Experimental design: The study consisted of three treatments: extruded pellet (EP.1; EP.2 and EP.3) corresponding to the different sized food pellets: 1.7 mm, 2.3mm and 3.1mm, respectively, with four repetitions totaling 12 tanks per trial. The pellet feed sizes were chosen for the trial according to the availability for the species, as stated by Benetti et al. (2010BENETTI, D.D.; O'HANLON, B.; RIVERA, J.A. et al. Growth rates of cobia (Rachycentron canadum) cultured in open ocean submerged cages in the Caribbean. Aquaculture, v.302, p.195-201, 2010.), Wills et al. (2013WILLS, P.S.; WEIRICH, C.R.; BAPTISTE, R.M.; RICHE, M.A. Evaluation of commercial marine fish feeds for production of juvenile Cobia in recirculating aquaculture systems. North Am. J. Aquac., v.75, p.178-185, 2013.) and Chi et al. (2020CHI, S.; HE, Y.; ZHU, Y. et al. Dietary methionine affects growth and the expression of key genes involved in hepatic lipogenesis and glucose metabolism in cobia (Rachycentron canadum). Aquac. Nutr., v.26, p.123-133, 2020.), in studies with juvenile cobia (Rachycentron canadum). In each treatment, food particle size remained unchanged despite fish growth, so the particle size in relation to fish size diminished throughout the experiment. The RAS with 1860 liters consisted of twenty-four 77.5L tanks (but only 12 were used with fish) connected to a biofilter (988 L) with a 35% volume and plastic media-fixing bacteria (Kaldness, KMT, Norway), one mechanical filter (359 liters) (BubbleBead Filter, Aquatic Ecosystems, Apopka, FL, USA) and an ultraviolet 100 W (UV) light. The daily water exchange rates were 5.35% of the total system volume through two backwashes.

Experimental conditions: All the fish started with identical conditions, with weight and length of 41.83±1.24g and 20.0±0.51cm, respectively, which totaled a biomass of 251.2±7.5g per tank, in which six fish per tank were stocked (3.78g L⁻¹). Efforts were made to reduce the initial size heterogeneity within groups as much as possible and to minimize discrepancies among groups. The fish were slowly fed by hand to apparent satiation twice daily at 09:00h and 16:00h. Recirculation was interrupted while feeding took place in each tank to avoid food entering the return recirculation pipe, ensuring accurate food intake.

Water quality: All the water quality parameters were measured 3 times/week. Salinity, temperature, and dissolved oxygen (DO) were measured by YSI Pro-2030 (YSI, Yellow Springs, OH, USA). Salinity was maintained at 23.82±0.52mg L⁻¹ (min 22.70mg L⁻¹, max 24.30mg L⁻¹) (Resley et al., 2006RESLEY, M.J.; WEBB JR, K.A.; HOLT, G.J. Growth and survival of juvenile cobia, Rachycentron canadum, at different salinities in a recirculating aquaculture system. Aquaculture, v.253, p.398-407, 2006.) by adding sea salt to the system. Temperature was set at 27.54±1.00ºC (min 23.2.0 ºC, max 28.20 ºC) (Sun and Chen, 2014SUN, L.; CHEN, H. Effects of water temperature and fish size on growth and bioenergetics of cobia (Rachycentron canadum). Aquaculture, v.426, p.172-180, 2014.) and was controlled by heat exchange and (DO) was maintained at 5.34±0.33 mg L⁻¹ (min 4.68 mg L⁻¹, max 6.05 mg L⁻¹) by agitating the returned water and one supplemental air stone per tank. pH was measured by EcoSense pH100A (YSI, USA) and was maintained at 7.71±0.13 (min 7.34, max 8.00) throughout the trial. Alkalinity was measured daily to be adjusted between 120 mg L⁻¹ and 160mg L⁻¹ by adding sodium bicarbonate. The photoperiod was maintained at 13 h light/11 h darkness using fluorescent light. As well as water chemical quality, total ammonia nitrogen (TAN), nitrite and nitrate were assessed by a HACH DR 2800TM spectrophotometer (HACH Company, Loveland Colorado, USA), whose respective values were TAN (mg L⁻¹): 0.26±0.10 (min 0.05, max 0.51), NO2 (mg L⁻¹): 0.16±0.23 (min 0.04, max 0.95) and NO3 (mg L⁻¹): 15.23±4.16 (min 6.80 max 21.20).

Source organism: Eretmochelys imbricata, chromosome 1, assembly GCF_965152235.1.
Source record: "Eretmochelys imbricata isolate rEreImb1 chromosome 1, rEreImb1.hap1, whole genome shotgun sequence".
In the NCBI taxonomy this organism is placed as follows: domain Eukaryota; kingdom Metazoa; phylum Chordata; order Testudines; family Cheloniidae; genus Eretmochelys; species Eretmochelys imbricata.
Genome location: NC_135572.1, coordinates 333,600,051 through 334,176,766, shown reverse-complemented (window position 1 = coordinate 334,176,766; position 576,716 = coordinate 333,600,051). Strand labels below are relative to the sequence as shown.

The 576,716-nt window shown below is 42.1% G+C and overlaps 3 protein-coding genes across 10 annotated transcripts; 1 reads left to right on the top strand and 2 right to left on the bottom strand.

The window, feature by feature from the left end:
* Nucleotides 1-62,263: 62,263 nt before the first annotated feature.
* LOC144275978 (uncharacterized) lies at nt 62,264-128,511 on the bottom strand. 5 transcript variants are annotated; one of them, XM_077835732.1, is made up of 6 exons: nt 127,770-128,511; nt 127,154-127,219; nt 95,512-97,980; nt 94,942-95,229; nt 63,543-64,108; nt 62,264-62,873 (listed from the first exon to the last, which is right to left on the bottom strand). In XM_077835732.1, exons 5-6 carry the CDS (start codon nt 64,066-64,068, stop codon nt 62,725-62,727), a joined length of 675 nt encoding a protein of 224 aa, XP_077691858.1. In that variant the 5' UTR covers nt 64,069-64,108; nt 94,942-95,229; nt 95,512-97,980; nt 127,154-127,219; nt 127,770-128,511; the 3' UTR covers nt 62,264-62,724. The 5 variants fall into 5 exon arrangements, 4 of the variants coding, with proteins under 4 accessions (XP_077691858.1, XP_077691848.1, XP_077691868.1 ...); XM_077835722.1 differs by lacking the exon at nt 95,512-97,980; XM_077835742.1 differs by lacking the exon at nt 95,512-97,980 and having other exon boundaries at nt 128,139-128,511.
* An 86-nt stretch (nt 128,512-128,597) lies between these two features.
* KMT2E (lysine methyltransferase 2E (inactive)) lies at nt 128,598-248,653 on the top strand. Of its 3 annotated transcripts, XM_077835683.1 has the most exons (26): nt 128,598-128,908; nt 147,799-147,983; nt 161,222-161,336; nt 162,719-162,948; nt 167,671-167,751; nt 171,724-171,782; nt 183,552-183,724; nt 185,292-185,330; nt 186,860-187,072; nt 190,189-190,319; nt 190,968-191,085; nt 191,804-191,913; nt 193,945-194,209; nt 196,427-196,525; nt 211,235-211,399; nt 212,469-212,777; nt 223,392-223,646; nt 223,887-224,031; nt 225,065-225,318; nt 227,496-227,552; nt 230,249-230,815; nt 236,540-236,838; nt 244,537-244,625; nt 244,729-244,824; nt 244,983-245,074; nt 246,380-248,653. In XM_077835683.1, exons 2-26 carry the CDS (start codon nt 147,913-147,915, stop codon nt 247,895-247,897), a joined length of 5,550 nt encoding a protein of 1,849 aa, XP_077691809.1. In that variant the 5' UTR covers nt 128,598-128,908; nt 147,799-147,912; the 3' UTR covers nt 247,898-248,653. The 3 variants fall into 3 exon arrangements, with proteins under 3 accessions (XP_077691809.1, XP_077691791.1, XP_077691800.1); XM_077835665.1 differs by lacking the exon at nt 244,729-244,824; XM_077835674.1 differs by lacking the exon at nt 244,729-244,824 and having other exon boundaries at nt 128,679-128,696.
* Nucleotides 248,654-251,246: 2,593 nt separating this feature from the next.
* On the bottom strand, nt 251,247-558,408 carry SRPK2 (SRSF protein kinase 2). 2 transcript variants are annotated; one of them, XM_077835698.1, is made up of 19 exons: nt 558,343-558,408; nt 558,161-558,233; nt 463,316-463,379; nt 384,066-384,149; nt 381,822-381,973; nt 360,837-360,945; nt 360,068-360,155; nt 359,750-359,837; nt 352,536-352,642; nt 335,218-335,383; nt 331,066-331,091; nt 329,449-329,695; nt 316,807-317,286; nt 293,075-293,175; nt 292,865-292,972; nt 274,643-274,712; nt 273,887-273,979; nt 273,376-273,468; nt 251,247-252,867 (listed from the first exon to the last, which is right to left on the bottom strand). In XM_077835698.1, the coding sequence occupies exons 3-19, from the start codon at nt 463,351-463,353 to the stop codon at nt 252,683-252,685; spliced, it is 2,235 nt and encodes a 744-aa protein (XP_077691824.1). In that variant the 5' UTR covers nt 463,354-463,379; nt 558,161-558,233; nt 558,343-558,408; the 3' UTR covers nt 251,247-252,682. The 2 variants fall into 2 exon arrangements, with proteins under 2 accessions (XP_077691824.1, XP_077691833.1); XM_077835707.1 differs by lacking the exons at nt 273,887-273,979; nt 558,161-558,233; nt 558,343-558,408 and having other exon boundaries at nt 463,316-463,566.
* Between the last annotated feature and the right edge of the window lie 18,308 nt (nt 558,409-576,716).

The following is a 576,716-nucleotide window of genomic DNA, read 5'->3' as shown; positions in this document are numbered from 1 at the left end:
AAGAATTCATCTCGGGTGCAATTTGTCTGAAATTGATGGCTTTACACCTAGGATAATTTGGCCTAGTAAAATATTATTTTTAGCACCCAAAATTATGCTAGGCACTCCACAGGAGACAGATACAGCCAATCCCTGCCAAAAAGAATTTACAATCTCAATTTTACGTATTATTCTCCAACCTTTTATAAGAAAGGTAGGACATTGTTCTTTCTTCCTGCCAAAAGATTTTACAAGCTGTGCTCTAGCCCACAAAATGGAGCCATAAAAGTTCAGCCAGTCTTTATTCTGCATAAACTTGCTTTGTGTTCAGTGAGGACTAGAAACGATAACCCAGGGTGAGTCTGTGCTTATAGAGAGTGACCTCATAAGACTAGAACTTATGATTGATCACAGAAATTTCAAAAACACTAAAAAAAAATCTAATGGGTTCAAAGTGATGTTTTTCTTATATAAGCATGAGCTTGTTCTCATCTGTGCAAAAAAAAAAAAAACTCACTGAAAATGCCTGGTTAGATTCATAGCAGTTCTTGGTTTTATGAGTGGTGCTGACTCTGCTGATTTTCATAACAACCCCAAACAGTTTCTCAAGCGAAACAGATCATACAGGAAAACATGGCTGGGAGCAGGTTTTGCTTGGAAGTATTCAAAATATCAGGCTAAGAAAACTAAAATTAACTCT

Performance: The biometrics were run weekly throughout the trial. The fish from each tank were counted and collectively weighed (biomass) to determine biomass gain and survival. No food was distributed in the mornings on the initial weighing day and subsequent biometrics days. The parameters used to observe fish growth were biomass (w) during the trial, unit in grams; biomass gain (∆w); relative biomass gain (%w). The parameters employed to evaluate feed yield in the different pellet sizes: feed conversion ratio (FCR) and the specific growth rate (SGR). All the formulae for the parameters used are found in Table 2. In addition, the sigmoid growth curves (Boltzmann, Weibull, Richards, Gompertz, Logistic, and Morgan-Mercer-Flodin MMF) were fitted and compared by the sum of squared residuals and deviance.

Table 2
The formulae used to assess fish growth, absorption, and feed waste on trial with Rachycentron canadum testing the effect of different pellet feed sizes